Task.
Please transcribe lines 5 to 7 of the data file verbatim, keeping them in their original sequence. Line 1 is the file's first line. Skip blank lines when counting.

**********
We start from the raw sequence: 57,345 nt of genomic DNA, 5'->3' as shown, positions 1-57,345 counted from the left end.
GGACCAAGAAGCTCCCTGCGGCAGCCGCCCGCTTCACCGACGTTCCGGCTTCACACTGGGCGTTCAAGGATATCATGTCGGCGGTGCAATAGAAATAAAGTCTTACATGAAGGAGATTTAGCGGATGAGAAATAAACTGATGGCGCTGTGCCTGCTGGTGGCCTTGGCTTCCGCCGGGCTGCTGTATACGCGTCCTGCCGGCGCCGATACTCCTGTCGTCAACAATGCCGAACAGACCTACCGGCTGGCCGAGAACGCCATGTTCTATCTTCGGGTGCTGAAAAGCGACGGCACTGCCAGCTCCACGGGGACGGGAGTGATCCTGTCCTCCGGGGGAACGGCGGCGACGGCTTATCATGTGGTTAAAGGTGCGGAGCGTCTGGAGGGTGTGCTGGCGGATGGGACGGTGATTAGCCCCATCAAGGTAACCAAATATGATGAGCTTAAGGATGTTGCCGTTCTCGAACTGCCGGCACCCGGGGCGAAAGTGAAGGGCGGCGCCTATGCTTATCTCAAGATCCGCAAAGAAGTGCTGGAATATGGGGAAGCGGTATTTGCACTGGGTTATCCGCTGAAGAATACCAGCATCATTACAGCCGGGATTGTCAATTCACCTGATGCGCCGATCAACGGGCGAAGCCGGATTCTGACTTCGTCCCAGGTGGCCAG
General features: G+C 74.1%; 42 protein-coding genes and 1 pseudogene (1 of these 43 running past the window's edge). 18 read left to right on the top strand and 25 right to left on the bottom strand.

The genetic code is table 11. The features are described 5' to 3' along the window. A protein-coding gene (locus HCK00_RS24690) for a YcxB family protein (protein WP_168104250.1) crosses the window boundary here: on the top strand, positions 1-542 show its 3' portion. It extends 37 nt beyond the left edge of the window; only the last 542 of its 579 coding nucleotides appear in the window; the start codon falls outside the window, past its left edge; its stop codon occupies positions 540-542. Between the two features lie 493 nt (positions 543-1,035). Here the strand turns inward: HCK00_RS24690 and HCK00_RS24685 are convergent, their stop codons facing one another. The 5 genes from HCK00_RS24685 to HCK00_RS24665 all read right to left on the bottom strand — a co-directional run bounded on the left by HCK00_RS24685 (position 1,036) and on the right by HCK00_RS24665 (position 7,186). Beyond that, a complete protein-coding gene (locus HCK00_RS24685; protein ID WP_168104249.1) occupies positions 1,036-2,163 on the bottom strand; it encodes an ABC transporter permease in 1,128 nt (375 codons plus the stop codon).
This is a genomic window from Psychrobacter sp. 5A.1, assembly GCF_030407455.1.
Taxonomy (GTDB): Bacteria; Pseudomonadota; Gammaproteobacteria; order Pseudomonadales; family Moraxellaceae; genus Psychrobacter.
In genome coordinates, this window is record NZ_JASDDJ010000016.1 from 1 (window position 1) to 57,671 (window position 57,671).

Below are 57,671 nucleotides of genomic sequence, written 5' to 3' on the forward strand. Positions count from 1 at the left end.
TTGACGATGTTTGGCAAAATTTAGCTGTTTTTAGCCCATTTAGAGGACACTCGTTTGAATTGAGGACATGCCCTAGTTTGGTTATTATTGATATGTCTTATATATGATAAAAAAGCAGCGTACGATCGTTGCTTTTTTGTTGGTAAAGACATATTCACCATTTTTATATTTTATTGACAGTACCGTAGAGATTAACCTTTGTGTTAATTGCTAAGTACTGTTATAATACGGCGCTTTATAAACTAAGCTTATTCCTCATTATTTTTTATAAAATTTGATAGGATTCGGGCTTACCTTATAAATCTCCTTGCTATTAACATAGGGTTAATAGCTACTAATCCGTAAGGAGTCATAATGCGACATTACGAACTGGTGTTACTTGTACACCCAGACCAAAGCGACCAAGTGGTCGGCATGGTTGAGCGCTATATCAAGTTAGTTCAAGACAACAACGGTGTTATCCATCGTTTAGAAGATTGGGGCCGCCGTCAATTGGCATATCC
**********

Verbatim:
This is a genomic window from Psychrobacter sp. 5A.1, assembly GCF_030407455.1.
Taxonomy (GTDB): Bacteria; Pseudomonadota; Gammaproteobacteria; order Pseudomonadales; family Moraxellaceae; genus Psychrobacter.
In genome coordinates, this window is record NZ_JASDDJ010000016.1 from 1 (window position 1) to 57,671 (window position 57,671).